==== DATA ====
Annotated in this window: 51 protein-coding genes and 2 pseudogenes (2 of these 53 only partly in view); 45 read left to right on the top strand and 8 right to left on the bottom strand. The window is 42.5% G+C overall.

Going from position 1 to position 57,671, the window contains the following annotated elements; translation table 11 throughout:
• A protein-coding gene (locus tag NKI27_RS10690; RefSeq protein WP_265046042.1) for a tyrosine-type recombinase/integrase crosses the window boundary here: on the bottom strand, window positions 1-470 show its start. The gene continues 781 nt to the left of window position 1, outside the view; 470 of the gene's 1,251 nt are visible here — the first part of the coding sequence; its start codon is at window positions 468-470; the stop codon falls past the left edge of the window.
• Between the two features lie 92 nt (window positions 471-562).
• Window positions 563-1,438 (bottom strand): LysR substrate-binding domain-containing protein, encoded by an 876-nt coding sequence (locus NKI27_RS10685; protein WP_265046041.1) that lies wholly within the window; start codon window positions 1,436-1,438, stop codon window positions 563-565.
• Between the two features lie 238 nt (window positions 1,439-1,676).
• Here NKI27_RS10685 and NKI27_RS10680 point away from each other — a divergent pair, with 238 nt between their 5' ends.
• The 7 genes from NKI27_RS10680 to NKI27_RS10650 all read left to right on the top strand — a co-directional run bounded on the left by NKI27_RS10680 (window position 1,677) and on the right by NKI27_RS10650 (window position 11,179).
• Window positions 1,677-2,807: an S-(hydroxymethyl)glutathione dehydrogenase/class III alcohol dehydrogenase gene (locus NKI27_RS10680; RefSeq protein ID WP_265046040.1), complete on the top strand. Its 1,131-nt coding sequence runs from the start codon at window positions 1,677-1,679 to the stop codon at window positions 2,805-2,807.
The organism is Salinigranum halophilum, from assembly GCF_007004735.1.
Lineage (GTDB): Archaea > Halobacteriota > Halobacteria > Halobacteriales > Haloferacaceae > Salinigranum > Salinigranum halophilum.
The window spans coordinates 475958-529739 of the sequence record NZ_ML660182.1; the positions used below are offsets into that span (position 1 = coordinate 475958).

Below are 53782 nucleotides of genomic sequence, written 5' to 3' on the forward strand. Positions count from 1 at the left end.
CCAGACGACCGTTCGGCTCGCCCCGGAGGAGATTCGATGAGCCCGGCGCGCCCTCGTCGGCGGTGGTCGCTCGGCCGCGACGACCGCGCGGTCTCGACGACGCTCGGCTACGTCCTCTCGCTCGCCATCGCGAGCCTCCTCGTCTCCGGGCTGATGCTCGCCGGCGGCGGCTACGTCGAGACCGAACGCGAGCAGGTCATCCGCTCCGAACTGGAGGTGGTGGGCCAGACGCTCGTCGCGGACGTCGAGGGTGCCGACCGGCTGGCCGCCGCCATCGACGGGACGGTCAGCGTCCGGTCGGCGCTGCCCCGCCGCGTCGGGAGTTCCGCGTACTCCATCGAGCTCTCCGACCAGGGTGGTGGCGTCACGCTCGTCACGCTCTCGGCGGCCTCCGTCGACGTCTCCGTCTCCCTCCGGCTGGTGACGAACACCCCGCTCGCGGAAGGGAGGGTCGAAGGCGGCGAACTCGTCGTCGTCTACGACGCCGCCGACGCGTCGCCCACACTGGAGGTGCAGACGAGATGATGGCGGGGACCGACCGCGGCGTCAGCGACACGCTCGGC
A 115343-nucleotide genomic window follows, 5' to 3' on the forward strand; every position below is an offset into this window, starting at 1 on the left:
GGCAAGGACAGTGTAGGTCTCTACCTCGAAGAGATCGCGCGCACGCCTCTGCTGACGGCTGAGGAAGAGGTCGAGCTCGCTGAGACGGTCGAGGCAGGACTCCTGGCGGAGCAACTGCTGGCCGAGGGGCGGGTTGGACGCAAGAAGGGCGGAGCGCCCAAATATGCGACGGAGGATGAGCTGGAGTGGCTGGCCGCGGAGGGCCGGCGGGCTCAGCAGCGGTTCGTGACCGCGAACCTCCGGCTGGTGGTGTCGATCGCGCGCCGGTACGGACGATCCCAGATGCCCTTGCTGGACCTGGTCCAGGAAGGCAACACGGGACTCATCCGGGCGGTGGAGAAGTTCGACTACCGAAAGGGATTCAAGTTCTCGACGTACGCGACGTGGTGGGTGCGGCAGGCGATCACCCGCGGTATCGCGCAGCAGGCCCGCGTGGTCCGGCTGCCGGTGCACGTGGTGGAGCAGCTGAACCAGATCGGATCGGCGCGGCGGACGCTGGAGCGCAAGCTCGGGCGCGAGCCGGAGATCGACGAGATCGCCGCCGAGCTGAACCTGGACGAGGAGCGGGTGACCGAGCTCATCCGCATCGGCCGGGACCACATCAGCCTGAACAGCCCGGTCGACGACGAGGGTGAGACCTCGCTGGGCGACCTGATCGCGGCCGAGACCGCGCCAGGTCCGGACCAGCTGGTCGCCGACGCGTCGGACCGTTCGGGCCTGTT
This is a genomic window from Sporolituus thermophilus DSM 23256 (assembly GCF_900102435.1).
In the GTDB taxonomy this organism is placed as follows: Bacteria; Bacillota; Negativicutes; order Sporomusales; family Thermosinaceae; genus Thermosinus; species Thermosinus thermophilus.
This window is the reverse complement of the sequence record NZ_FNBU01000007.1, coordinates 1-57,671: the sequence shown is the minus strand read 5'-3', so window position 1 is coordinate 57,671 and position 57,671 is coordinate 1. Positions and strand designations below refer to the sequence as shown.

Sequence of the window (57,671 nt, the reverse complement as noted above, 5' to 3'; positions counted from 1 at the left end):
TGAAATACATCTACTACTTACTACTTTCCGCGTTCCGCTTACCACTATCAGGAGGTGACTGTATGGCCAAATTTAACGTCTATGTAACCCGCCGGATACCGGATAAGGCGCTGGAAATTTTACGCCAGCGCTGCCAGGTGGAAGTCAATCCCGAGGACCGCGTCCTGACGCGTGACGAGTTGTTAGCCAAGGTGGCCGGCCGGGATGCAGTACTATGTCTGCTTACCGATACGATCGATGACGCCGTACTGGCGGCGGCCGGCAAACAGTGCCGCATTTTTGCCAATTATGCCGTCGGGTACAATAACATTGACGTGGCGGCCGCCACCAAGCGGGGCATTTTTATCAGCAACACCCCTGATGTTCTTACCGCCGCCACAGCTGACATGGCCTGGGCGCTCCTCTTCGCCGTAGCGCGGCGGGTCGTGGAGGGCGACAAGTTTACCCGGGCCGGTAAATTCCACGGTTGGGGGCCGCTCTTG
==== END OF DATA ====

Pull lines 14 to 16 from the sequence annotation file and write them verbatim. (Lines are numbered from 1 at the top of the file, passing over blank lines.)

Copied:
CCAGACGACCGTTCGGCTCGCCCCGGAGGAGATTCGATGAGCCCGGCGCGCCCTCGTCGGCGGTGGTCGCTCGGCCGCGACGACCGCGCGGTCTCGACGACGCTCGGCTACGTCCTCTCGCTCGCCATCGCGAGCCTCCTCGTCTCCGGGCTGATGCTCGCCGGCGGCGGCTACGTCGAGACCGAACGCGAGCAGGTCATCCGCTCCGAACTGGAGGTGGTGGGCCAGACGCTCGTCGCGGACGTCGAGGGTGCCGACCGGCTGGCCGCCGCCATCGACGGGACGGTCAGCGTCCGGTCGGCGCTGCCCCGCCGCGTCGGGAGTTCCGCGTACTCCATCGAGCTCTCCGACCAGGGTGGTGGCGTCACGCTCGTCACGCTCTCGGCGGCCTCCGTCGACGTCTCCGTCTCCCTCCGGCTGGTGACGAACACCCCGCTCGCGGAAGGGAGGGTCGAAGGCGGCGAACTCGTCGTCGTCTACGACGCCGCCGACGCGTCGCCCACACTGGAGGTGCAGACGAGATGATGGCGGGGACCGACCGCGGCGTCAGCGACACGCTCGGC
A 115343-nucleotide genomic window follows, 5' to 3' on the forward strand; every position below is an offset into this window, starting at 1 on the left:
GGCAAGGACAGTGTAGGTCTCTACCTCGAAGAGATCGCGCGCACGCCTCTGCTGACGGCTGAGGAAGAGGTCGAGCTCGCTGAGACGGTCGAGGCAGGACTCCTGGCGGAGCAACTGCTGGCCGAGGGGCGGGTTGGACGCAAGAAGGGCGGAGCGCCCAAATATGCGACGGAGGATGAGCTGGAGTGGCTGGCCGCGGAGGGCCGGCGGGCTCAGCAGCGGTTCGTGACCGCGAACCTCCGGCTGGTGGTGTCGATCGCGCGCCGGTACGGACGATCCCAGATGCCCTTGCTGGACCTGGTCCAGGAAGGCAACACGGGACTCATCCGGGCGGTGGAGAAGTTCGACTACCGAAAGGGATTCAAGTTCTCGACGTACGCGACGTGGTGGGTGCGGCAGGCGATCACCCGCGGTATCGCGCAGCAGGCCCGCGTGGTCCGGCTGCCGGTGCACGTGGTGGAGCAGCTGAACCAGATCGGATCGGCGCGGCGGACGCTGGAGCGCAAGCTCGGGCGCGAGCCGGAGATCGACGAGATCGCCGCCGAGCTGAACCTGGACGAGGAGCGGGTGACCGAGCTCATCCGCATCGGCCGGGACCACATCAGCCTGAACAGCCCGGTCGACGACGAGGGTGAGACCTCGCTGGGCGACCTGATCGCGGCCGAGACCGCGCCAGGTCCGGACCAGCTGGTCGCCGACGCGTCGGACCGTTCGGGCCTGTT